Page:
Pugh v. Richardson

Filing 49

ORDER signed by Judge William C Griesbach on 9/7/2021 granting 24 Motion to Dismiss claims 1 through 5 and 7 through 14 ;granting 43 Motion to clarify the brief in opposition; denying 44 Motion for Reconsideration ; (cc: all counsel and mailed to pro se party)(Griesbach, William)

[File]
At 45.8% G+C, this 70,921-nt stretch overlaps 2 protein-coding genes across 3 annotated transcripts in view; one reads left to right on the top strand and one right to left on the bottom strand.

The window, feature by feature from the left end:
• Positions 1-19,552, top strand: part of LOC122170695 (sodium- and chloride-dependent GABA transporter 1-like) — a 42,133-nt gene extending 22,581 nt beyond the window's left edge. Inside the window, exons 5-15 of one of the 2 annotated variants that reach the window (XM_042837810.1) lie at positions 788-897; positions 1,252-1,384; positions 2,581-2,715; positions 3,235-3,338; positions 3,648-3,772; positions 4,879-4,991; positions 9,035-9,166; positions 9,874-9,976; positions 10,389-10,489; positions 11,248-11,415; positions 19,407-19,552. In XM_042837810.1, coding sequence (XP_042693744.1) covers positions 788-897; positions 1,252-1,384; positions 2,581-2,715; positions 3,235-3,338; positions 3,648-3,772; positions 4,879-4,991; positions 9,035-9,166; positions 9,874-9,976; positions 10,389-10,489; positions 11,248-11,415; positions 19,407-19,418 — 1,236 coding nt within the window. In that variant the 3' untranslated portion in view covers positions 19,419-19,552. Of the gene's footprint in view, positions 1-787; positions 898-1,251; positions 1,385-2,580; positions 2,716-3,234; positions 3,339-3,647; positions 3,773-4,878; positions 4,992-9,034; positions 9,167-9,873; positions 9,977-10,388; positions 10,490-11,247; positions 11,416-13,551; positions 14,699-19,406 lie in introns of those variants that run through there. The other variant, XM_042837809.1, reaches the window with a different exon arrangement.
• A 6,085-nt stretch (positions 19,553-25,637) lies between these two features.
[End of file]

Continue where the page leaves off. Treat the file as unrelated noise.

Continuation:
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UNITED STATES DISTRICT COURT EASTERN DISTRICT OF WISCONSIN SEAN T. PUGH, Petitioner, v. Case No. 16-C-1456 REED RICHARDSON, Respondent. DECISION AND ORDER GRANTING RESPONDENT’S MOTION FOR PARTIAL DISMISSAL On October 31, 2016, Petitioner Sean T. Pugh filed this petition for writ of habeas corpus pursuant to 28 U.S.C. § 2254, challenging his 2012 convictions for multiple drug crimes. His petition asserts fourteen claims for relief involving three state court decisions. At Pugh’s request, the petition was stayed for a substantial period of time to permit him to complete state proceedings in the case. The case is now before the Court on Respondent’s motion to dismiss thirteen of the claims asserted in Pugh’s petition. For the reasons that follow, the motion will be granted. BACKGROUND In December 2012, a jury convicted Pugh of possession and possession with intent to distribute cocaine and THC as a repeater, as well as maintaining a drug trafficking place. See Pugh Case Hist., Resp.’s Br., Ex. 1 at 1, Dkt. No. 25-1. He was sentenced to 27 years of initial confinement with 24 years of extended supervision. He filed a direct appeal, contesting the circuit court’s decisions to admit other acts evidence and to allow the State to amend the Information. The Wisconsin Court of Appeals affirmed Pugh’s conviction. State v. Pugh, No. 2013AP1522- Case 1:16-cv-01456-WCG Filed 09/08/21 Page 1 of 7 Document 49 CR (Wis. Ct. App. Oct. 21, 2014). Pugh then filed a motion for relief under Wis. Stat. § 974.06, asserting that his post-conviction and appellate counsel were ineffective for failing to assert that (1) his trial counsel provided ineffective assistance by failing to interview and/or impeach certain witnesses and (2) the State had failed to disclose information favorable to his defense in violation of his due process rights. In addition to his § 974.06 motion, Pugh filed a Knight petition for a writ of habeas corpus with the Wisconsin Court of Appeals claiming that his appellate counsel was ineffective for failing to raise the same issues. See State v. Knight, 168 Wis. 2d 509, 484 N.W.2d 540 (1992). The court of appeals denied the Knight petition ex parte, finding that “Pugh’s claims of ineffective assistance of counsel are not clearly stronger than the claims raised on direct appeal,” and that, given the overwhelming evidence of guilt produced at trial, the witness issues could not “have reasonably affected the outcome of the trial.” State v. Pugh, No. 2016AP943-W (Wis. Ct. App. Sept. 22, 2016), Dkt. No. 25-3 at 4 (internal quotation marks omitted). The circuit court thereafter denied Pugh’s § 976.04 motion as moot. Pugh subsequently appealed the circuit court’s denial of his § 976.04 postconviction motion. The Wisconsin Court of Appeals affirmed the circuit court’s decision and held that Pugh’s “current claims for relief from the judgment of conviction are procedurally barred by the prior proceedings.” State v. Pugh, Nos. 2016AP2505 & 2017AP1619 (Wis. Ct. App. Aug. 6, 2019), Dkt. No. 25-2 at 2. The appeals court specifically addressed the circuit court’s denial of Pugh’s motion for post-conviction relief, explaining those issues were procedurally barred by Pugh’s failure to include them with the other issues raised in his direct appeal. In addition, Pugh’s attempt in his postconviction motion to recast the issues as claims based upon newly discovered evidence fails because—absent any showing that the information would have affected the trial—the information did not satisfy the materiality criteria for newly discovered evidence. 2 Case 1:16-cv-01456-WCG Filed 09/08/21 Page 2 of 7 Document 49 Id. at 5–6. Addressing Pugh’s assertion that the real controversy had never been tried, the appeals court reiterated that the issues he repeatedly raised “would not have affected the outcome of the trial” and that “the real controversy was tried and . . . no miscarriage of justice occurred.” Id. at 6–7. Pugh subsequently filed this petition for a writ of habeas corpus. PRELIMINARY MATTERS Before turning to the merits of Respondent’s motion to dismiss, the Court will first address Pugh’s motions. Pugh filed a motion for reconsideration of the Court’s November 18, 2020, order granting his counsel’s motion to withdraw. After counsel filed a brief in opposition to the motion to dismiss, Pugh filed a pro se motion requesting to withdraw the brief in opposition because he believed his attorney erroneously conceded procedural default and made other pleading errors and inaccuracies. Pugh’s counsel subsequently filed a motion to withdraw. The Court granted the motion to withdraw with qualification. The Court terminated Attorney Jeffrey Jensen as counsel but indicated that his response brief will remain a part of the record and may be considered by the Court as a friend of the court brief and directed Pugh to file a brief in opposition by December 18, 2020. Dkt. No. 41. Pugh now requests that the Court reconsider its order granting his attorney’s motion to withdraw as counsel or condition his request to withdraw on the return of funds advanced to him. Pugh’s motion for reconsideration will be denied. Pugh made it very clear that he did not approve of counsel’s response to Respondent’s motion to dismiss and sought to submit his own, separate response brief. Counsel cannot work effectively when a client essentially wishes to represent himself. It was therefore appropriate to allow counsel to withdraw. The Court will not compel Attorney Jensen to refund Pugh the monies already paid for his services. It is obvious that 3 Case 1:16-cv-01456-WCG Filed 09/08/21 Page 3 of 7 Document 49 Attorney Jensen performed substantial services in Pugh’s case. Whether any refund might be due is a contractual question beyond the scope of the issues in this case. Pugh also filed a motion to clarify his brief in opposition to Respondent’s motion to dismiss. The motion will be granted. The requested clarifications have been noted by the Court. The Court will now turn to Respondent’s motion to dismiss. ANALYSIS Respondent asserts that the following claims are either not cognizable under § 2254 or were procedurally defaulted because the Wisconsin Court of Appeals denied Pugh’s request for relief based on an independent and adequate state law basis: the trial counsel provided ineffective assistance by failing to impeach a witness (Claim 1), post-conviction counsel provided ineffective assistance when he failed to master the trial record (Claim 2), Pugh’s right to due process was violated when the State failed to correct false testimony (Claim 7), Pugh’s right to due process was violated when the State failed to disclose material evidence (Claim 8), the circuit court arbitrarily denied his Wis. Stat. § 974.06 motion (Claim 9), the Wisconsin Court of Appeals’ ex parte dismissal of Pugh’s state habeas, or Knight, petition deprived Pugh of effective assistance of counsel (Claim 10), the Wisconsin Court of Appeals lacked jurisdiction to decide the merits of Pugh’s state habeas petition while the Brown County Circuit Court exercised jurisdiction over Pugh’s § 974.06 motion (Claim 11), the Wisconsin Court of Appeals refused to apply the correct law (Claim 12), the Wisconsin Court of Appeals refused to apply Brady v. Maryland (Claim 13), and the Wisconsin Court of Appeals refused to apply Strickland v. Washington (Claim 14). As Respondent notes, it is questionable whether many of these so-called claims are even cognizable under § 2254. Failing to master the trial record, for example, does not amount to a claim cognizable under § 2254 unless such failure resulted in the denial of a constitutional right. 4 Case 1:16-cv-01456-WCG Filed 09/08/21 Page 4 of 7 Document 49 Likewise, erroneous decisions by a state’s appellate courts are reviewable by federal courts under § 2254, but the decisions themselves are not constitutional violations. Having reviewed the filings by the parties and the decisions of the Wisconsin Court of Appeals, the Court now concludes that the following claims have been exhausted and are entitled to review under § 2254: ineffective assistance of appellate/postconviction counsel due to counsel’s failure to raise the issues of: (1) whether the State violated his right to due process of law when it failed to disclose numerous concessions and benefits given to its key witness and concessions given to another lay witness, and (2) that his right to effective assistance of counsel was violated when trial counsel failed to impeach one of the lay witness's testimony and failed to object to, and failed to investigate, another witness's testimony. These claims were rejected by the state court of appeals on their merits. The appellate court addressed each and concluded that “there is no reasonable probability that counsel would have prevailed on appeal but for counsel’s failure to raise the current due process and ineffective assistance of counsel claims.” Dkt. No. 25-3 at 5. The remaining claims Pugh purports to raise in his petition for habeas relief are either not cognizable under § 2254 or were procedurally defaulted. Pugh’s claim that the trial court erred in admitting the other act evidence from his 2001 conviction was never raised as a constitutional claim and thus is procedurally defaulted. Respondent’s motion is therefore granted as to those claims and they are hereby dismissed. IT IS THEREFORE ORDERED that Respondent’s motion to dismiss claims 1 through 5 and 7 through 14 (Dkt. No. 24) is GRANTED. Pugh may proceed on his claim that his appellate counsel was ineffective under the Fifth, Sixth, and Fourteenth Amendments when he failed to investigate and develop the issues described herein. IT IS FURTHER ORDERED that Pugh’s motion to clarify the brief in opposition (Dkt. No. 43) is GRANTED. 5 Case 1:16-cv-01456-WCG Filed 09/08/21 Page 5 of 7 Document 49 IT IS FURTHER ORDERED that Pugh’s motion for reconsideration (Dkt. No. 44) is DENIED. IT IS FURTHER ORDERED that within 60 days of the date of this order Respondent shall answer the remaining claim in the petition, complying with Rule 5 of the Rules Governing § 2254 Cases. IT IS FURTHER ORDERED that the parties shall abide by the following schedule regarding the filing of briefs on the merits of Pugh’s remaining claim: (1) Pugh shall have 45 days from the filing of Respondent’s answer within which to file his brief in support of his petition; (2) Respondent shall have 45 days following the filing of Pugh’s initial brief within which to file a brief in opposition; and (3) Pugh shall have 30 days following the filing of Respondent’s opposition brief within which to file a reply brief, if any. Pursuant to Civil Local Rule 7(f), the following page limitations apply: briefs in support of or in opposition to the habeas petition must not exceed thirty pages and reply briefs must not exceed fifteen pages, not counting any caption, cover page, table of contents, table of authorities, and/or signature block. IT IS FURTHER ORDERED that Pugh is required to submit all correspondence and legal material to: Honorable William C. Griesbach c/o Office of the Clerk United States District Court Eastern District of Wisconsin 125 S. Jefferson Street, Suite 102 Green Bay, WI 54301 PLEASE DO NOT MAIL ANYTHING DIRECTLY TO THE COURT’S CHAMBERS. It will only delay the processing of the matter. 6 Case 1:16-cv-01456-WCG Filed 09/08/21 Page 6 of 7 Document 49 Because Pugh’s filings will be electronically scanned and entered on the docket upon receipt by the clerk, Pugh need not mail to counsel for the Respondent copies of documents sent to the Court. Dated at Green Bay, Wisconsin this 7th day of September, 2021. s/ William C. Griesbach William C. Griesbach United States District Judge 7 Case 1:16-cv-01456-WCG Filed 09/08/21 Page 7 of 7 Document 49